22 Oct 2009

Worst Presidential Approval Drop in 50 Years

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Even from across the Atlantic, the Telegraph has not failed to notice the terrible things happening to Barack Obama’s approval rating in the polls.

The decline in Barack Obama’s popularity since July has been the steepest of any president at the same stage of his first term for more than 50 years.

Gallup recorded an average daily approval rating of 53 per cent for Mr Obama for the third quarter of the year, a sharp drop from the 62 per cent he recorded from April.

His current approval rating – hovering just above the level that would make re-election an uphill struggle – is close to the bottom for newly-elected president. Mr Obama entered the White House with a soaring 78 per cent approval rating. …

Jeffrey Jones of Gallup explained: “The dominant political focus for Obama in the third quarter was the push for health care reform, including his nationally televised address to Congress in early September.

“Obama hoped that Congress would vote on health care legislation before its August recess, but that goal was missed, and some members of Congress faced angry constituents at town hall meetings to discuss health care reform. Meanwhile, unemployment continued to climb near 10 per cent.” …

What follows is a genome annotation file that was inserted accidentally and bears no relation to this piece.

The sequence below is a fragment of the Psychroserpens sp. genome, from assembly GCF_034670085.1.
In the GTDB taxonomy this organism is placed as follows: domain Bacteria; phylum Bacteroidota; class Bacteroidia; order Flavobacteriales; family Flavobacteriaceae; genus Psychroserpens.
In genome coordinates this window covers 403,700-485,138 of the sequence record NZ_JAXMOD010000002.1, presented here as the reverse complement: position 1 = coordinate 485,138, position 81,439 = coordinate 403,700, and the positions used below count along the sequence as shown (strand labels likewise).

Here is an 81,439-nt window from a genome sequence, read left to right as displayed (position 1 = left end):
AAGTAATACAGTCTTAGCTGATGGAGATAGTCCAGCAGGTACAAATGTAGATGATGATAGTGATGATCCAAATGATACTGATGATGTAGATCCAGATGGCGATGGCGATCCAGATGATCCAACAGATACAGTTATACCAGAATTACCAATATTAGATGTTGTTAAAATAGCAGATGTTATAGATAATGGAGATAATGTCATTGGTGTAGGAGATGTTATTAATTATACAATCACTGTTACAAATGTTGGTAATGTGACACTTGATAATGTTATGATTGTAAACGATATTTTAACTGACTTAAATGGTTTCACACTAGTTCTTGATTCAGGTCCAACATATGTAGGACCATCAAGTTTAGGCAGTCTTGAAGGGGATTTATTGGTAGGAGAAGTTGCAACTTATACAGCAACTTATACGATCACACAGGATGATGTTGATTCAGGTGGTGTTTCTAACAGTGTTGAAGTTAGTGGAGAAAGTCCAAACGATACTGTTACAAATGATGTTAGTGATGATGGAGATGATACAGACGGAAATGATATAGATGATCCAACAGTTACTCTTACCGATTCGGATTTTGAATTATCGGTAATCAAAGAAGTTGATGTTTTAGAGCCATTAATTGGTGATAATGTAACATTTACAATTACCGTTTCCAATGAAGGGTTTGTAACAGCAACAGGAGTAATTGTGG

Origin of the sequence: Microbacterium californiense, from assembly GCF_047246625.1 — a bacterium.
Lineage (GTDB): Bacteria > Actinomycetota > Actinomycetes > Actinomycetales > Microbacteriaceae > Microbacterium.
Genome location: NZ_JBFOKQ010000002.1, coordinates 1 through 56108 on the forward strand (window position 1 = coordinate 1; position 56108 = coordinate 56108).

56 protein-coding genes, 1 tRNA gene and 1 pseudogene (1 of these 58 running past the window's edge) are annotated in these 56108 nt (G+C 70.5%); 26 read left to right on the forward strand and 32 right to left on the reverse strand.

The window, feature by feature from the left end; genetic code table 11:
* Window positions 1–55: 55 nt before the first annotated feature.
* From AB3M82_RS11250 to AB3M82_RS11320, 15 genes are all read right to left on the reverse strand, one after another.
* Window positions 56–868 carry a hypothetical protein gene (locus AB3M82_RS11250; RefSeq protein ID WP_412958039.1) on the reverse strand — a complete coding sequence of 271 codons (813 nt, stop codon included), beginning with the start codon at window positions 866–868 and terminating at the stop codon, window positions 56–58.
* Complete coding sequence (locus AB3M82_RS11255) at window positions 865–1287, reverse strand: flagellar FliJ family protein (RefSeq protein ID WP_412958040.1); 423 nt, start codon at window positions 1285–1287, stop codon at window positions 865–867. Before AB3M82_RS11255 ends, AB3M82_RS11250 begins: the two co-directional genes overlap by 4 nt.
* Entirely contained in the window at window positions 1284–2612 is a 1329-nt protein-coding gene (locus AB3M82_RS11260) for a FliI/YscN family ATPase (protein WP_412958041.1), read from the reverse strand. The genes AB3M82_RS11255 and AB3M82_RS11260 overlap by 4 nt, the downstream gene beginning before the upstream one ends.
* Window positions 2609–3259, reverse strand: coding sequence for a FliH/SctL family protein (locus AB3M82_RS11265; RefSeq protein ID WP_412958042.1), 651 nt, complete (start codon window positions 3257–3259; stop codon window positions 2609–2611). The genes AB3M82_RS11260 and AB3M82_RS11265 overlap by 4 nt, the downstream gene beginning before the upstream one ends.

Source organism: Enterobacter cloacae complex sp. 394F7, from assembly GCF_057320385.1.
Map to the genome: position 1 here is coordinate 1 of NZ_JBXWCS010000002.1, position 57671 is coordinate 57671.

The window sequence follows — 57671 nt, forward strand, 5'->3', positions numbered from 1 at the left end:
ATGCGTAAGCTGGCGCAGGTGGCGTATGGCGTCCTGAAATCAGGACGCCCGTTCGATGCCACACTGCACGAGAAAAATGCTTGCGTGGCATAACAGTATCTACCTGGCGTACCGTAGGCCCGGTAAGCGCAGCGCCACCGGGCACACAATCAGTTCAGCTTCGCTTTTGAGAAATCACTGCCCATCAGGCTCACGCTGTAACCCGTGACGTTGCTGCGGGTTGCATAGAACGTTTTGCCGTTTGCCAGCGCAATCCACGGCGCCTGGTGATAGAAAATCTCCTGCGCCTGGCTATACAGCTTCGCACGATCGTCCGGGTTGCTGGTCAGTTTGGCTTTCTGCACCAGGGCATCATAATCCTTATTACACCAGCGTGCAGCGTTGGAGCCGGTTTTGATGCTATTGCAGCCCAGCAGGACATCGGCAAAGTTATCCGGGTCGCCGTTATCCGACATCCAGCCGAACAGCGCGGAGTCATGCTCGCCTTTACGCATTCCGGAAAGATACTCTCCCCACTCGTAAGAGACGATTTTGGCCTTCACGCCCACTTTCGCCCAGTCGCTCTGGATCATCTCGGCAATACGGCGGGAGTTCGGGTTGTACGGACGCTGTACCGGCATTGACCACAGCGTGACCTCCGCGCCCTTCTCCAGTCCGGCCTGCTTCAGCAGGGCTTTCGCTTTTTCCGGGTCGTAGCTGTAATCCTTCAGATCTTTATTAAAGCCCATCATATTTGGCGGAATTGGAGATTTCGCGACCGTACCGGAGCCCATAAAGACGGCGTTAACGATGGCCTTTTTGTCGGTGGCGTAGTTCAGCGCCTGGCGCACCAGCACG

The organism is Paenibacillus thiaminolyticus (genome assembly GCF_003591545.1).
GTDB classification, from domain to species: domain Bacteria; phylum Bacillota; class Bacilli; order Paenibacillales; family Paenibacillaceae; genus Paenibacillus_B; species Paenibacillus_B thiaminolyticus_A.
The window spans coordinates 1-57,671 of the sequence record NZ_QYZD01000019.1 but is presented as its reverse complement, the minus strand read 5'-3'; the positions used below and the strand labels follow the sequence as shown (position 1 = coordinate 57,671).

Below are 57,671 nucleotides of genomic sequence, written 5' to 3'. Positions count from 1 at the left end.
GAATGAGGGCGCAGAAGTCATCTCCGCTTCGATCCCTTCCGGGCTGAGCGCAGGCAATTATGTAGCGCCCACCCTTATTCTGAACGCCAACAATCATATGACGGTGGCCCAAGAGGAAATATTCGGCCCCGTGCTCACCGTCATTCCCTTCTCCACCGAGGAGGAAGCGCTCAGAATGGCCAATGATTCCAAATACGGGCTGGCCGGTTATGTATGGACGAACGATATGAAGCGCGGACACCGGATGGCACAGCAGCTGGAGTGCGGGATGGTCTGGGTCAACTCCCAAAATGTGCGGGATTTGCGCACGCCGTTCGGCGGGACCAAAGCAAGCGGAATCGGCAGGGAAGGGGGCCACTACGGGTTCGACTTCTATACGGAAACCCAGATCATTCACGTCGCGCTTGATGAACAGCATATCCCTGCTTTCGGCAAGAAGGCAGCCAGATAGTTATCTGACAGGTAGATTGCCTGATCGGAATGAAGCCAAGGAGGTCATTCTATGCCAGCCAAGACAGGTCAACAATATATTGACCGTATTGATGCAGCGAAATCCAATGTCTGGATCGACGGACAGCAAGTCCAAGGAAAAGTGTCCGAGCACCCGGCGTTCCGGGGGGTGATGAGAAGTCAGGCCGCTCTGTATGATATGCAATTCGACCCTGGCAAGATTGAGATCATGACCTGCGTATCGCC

Mr Obama is also facing widespread criticism for his drawn-out decision-making process over what to do next in Afghanistan.

Trying to nationalize health care during Clinton’s first term cost the democrat party a 40 year old Congressional majority in both houses. At times like these, one is obliged to quote Santayana, who observed that those who cannot learn from history are inevitably obliged to repeat it.

One Feedback on "Worst Presidential Approval Drop in 50 Years"

Scott D

Sometimes people just need to see the whites of the enemy’s eyes before they react. Sadly, millions of voters last fall ignored all of the obvious signs of Obama’s radical intentions in favor of wishful thinking. Now that they are beginning to understand the consequences of that decision, they are far less pleased — and hopefullly somehat wiser.


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